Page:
All About Jazz: The web's most comprehensive jazz resource

Serving jazz worldwide since 1995
All About Jazz: The web's most comprehensive jazz resource

Artist Profiles

Buell Neidlinger: From Taylor to Zappa to the Carpenters

By Published: December 16, 2003
BN: Well, I think that’s what made composers like Kagel and Crumb and Wuorinen and Schuller, whether it was more free-form or whatever, that’s what made them admire my playing. It’s because I put the energy, the forward motion of my playing into that kind of music. I know Stravinsky loved my playing, because at the Stravinsky Festival in 1971 I played the “L’Histoire du Soldat,” and he was sitting in the balcony smiling, and he loved it and came down afterwards, told me that I’d played the greatest performance of “Soldat” he’d ever heard. And I said, ‘oh, why is that maestro?’ and he said ‘because you go forward.’ See, most classical musicians don’t go forward; they’re tied to bar lines. A bar line to a classical musician is almost like a note, but when you play jazz you don’t think of bar lines, especially if you play free jazz, there’s no 4/4 time, no 3/4 time. By the way, they say Cecil Taylor invented free jazz, but basically most of his music was written out when I worked with him; I don’t know if he still does that. A few years ago, I had a student who played at University of Wisconsin. Cecil [taught there] and he got a lot of money for putting together an orchestra and playing, and this kid, when he came back from this experience, he brought the music Cecil had given them to play, and... I’m afraid I’d have to characterize it as a childish use of the Darmstadt mechanism.

AAJ: How do you mean?

BN: Well, you know there was that summer school at Darmstadt, and that’s where a lot of modern notation came to be.

AAJ: Like the graphic scores.

BN: It’s still being used by many composers, but Cecil’s use of it was very childish, like a kindergartener’s Darmstadt. That’s why I always had a question about Cecil. I don’t think he ever studied it to the extent that he could’ve used it to the utmost. ‘Play A or hold B,’ that was the kind of direction he’d give, you know. I guess it became thrilling when he put the piano on top of it; I don’t know, I wasn’t there. But in terms of educating a bunch of kids about how to play some free music or whatever, it might’ve been better if he hadn’t written anything.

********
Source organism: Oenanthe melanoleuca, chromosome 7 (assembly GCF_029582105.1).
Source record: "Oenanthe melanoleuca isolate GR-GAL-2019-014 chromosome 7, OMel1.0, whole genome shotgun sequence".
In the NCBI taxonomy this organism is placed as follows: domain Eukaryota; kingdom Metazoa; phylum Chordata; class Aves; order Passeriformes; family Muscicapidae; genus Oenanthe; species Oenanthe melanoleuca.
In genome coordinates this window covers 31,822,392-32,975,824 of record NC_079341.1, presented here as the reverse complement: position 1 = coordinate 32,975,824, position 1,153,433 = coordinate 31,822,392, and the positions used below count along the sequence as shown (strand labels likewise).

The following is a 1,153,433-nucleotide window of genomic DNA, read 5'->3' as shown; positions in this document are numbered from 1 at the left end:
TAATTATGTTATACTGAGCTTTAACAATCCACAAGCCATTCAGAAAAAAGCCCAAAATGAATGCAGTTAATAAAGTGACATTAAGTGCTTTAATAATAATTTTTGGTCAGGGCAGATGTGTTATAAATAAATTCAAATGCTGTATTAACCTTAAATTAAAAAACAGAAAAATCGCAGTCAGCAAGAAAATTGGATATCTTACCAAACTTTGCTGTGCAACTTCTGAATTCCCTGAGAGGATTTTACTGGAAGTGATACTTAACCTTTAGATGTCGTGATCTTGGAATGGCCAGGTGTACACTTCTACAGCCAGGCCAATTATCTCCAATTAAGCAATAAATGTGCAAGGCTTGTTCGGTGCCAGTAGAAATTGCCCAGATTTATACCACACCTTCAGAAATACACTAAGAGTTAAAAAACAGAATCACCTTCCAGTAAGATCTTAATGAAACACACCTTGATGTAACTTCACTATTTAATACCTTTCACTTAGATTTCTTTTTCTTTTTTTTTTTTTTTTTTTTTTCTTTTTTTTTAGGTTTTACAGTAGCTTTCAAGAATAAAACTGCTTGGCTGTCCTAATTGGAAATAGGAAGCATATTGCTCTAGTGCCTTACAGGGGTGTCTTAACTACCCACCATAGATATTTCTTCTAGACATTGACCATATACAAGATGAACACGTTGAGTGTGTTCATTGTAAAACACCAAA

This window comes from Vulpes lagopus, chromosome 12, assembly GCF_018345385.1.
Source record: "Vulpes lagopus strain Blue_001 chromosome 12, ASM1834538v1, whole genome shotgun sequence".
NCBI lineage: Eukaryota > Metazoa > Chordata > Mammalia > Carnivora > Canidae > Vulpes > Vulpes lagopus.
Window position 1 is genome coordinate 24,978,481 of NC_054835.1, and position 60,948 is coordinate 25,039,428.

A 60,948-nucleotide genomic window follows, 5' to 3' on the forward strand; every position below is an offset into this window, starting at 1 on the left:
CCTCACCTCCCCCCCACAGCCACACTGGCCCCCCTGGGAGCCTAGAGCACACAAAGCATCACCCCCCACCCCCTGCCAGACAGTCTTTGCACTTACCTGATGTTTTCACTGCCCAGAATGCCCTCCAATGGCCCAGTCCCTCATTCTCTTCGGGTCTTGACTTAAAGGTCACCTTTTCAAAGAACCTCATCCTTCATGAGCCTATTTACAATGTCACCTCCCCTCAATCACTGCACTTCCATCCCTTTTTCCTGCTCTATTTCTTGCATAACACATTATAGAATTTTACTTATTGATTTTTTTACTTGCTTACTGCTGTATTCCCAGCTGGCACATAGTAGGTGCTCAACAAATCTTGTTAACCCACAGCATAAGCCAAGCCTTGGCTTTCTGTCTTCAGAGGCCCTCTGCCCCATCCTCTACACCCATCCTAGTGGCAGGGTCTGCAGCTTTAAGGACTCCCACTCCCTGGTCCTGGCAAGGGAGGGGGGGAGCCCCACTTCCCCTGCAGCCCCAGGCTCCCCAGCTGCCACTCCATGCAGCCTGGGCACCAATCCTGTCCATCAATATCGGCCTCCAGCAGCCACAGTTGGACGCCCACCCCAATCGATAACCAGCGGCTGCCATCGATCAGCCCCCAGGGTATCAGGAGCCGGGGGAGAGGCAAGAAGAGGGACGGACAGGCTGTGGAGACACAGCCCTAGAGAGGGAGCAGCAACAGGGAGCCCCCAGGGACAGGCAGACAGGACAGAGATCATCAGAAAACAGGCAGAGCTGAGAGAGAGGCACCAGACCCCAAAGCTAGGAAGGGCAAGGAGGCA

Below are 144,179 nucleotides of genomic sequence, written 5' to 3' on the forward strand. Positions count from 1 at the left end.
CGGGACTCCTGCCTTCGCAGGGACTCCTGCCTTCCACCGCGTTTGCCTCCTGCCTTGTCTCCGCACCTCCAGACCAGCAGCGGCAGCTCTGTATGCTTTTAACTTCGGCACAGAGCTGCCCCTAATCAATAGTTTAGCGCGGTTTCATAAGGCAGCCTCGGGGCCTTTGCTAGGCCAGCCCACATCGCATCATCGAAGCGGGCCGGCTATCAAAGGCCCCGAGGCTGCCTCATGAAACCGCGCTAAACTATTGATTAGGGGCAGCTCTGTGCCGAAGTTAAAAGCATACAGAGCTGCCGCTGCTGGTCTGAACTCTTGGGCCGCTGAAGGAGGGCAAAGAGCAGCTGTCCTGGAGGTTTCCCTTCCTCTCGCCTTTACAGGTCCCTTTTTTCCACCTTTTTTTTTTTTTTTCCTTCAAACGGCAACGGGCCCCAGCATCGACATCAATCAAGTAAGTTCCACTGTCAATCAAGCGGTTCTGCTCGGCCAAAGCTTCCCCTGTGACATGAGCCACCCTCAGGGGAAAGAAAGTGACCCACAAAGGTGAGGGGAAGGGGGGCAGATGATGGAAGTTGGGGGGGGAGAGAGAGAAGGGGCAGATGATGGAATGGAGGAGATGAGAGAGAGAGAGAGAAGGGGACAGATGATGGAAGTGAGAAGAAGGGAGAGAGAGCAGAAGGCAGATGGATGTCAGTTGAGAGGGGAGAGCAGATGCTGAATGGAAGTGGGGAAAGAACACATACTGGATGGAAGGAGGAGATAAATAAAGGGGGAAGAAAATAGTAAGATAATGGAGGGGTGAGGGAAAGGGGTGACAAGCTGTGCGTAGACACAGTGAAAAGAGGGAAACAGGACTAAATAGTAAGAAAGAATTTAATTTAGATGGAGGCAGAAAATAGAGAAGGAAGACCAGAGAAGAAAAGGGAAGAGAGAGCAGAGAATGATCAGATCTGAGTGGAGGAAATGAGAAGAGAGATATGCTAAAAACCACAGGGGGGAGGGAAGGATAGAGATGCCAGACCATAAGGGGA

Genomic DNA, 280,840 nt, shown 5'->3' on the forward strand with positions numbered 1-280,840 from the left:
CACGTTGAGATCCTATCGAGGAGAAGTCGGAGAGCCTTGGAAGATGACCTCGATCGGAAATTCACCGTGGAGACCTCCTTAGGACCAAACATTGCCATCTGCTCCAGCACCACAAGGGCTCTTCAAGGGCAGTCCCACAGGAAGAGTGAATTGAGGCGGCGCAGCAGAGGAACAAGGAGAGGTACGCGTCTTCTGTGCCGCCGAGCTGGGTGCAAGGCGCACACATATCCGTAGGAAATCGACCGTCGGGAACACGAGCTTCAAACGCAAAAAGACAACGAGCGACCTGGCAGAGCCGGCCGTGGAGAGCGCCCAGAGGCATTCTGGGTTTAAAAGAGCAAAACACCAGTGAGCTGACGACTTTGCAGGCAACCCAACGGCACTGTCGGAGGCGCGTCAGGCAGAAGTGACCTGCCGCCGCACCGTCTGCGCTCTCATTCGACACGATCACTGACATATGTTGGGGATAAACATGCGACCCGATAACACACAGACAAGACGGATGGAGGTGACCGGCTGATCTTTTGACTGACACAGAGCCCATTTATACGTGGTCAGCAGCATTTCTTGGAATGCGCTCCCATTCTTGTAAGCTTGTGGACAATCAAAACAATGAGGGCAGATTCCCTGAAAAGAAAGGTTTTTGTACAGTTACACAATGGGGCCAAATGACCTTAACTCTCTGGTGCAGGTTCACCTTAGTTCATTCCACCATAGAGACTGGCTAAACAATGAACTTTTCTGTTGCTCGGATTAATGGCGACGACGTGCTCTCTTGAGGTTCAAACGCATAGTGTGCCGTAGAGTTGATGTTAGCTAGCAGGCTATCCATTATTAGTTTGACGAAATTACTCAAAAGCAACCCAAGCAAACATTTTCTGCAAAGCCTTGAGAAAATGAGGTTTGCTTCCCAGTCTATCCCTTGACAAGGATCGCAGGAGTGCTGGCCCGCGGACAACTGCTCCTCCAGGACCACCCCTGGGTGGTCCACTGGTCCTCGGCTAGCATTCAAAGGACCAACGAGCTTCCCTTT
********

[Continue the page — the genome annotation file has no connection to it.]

AAJ: Yeah, I still don’t understand sometimes how he could’ve taught a class at, where else was it, Antioch?

BN: He taught at several places, you know... Well, he had a big problem at the University of Wisconsin where he gave a final exam and flunked everybody.

AAJ: He flunked the whole class?

BN: Yeah, I think it cost him his job there. He’s always been difficult no matter where he is.

AAJ: You had taught some too, at Cal Arts and the New England Conservatory?

BN: That came years later, after I was in the Boston Symphony. While I was with the BSO, I went out [to California] to record with Frank Zappa on October 19, 1969. That’s a date I’ll never forget because it was a turning point in my life. That day I met Mel Powell, who was the dean of music at the new school and had been interested in hiring me. After our meeting in Frank’s basement he hired me and I went to Cal Arts. The faculty of strings was supposed to be Jascha-Heifitz, William Primrose, Gregor Piatigorsky, and myself; I thought that’d be quite a step up from the Boston Symphony. I got there and the faculty was Raphael Drouain and Yoko Matsuda, violin; David Schwartz, viola; and Joel Krosnick, cello – nothing like the first list. I taught there for eleven years anyway; the second day I was there I went down to the local union, and I ran into a composer there named Fred Myrow, whose father wrote “You Make Me Feel so Young” (among other tunes). I knew Fred from Tanglewood; he had a movie session the next week, and he hired me. I went there to MGM, and being interested in the recording process, I went right into the booth and introduced myself to the engineer. He said, ‘you know, I’m hearing something over your mike that I haven’t heard here in 23 years.’ I said ‘oh really, what is that?’ and he said ‘I’m hearing in tune, rhythmically precise bass playing.’ He showed me where the sliders were for the basses, and they were all the way off. He hadn’t turned on their mikes in 23 years and he had been taking the basses on the general mike over the podium. He became my best advertisement, and in a month I was working almost every day. I still taught at Cal Arts, but I started to make a lot of money doing [studio work], and I did that for 27 years.

AAJ: So Cal Arts wasn’t a great-paying teaching gig?

comments powered by Disqus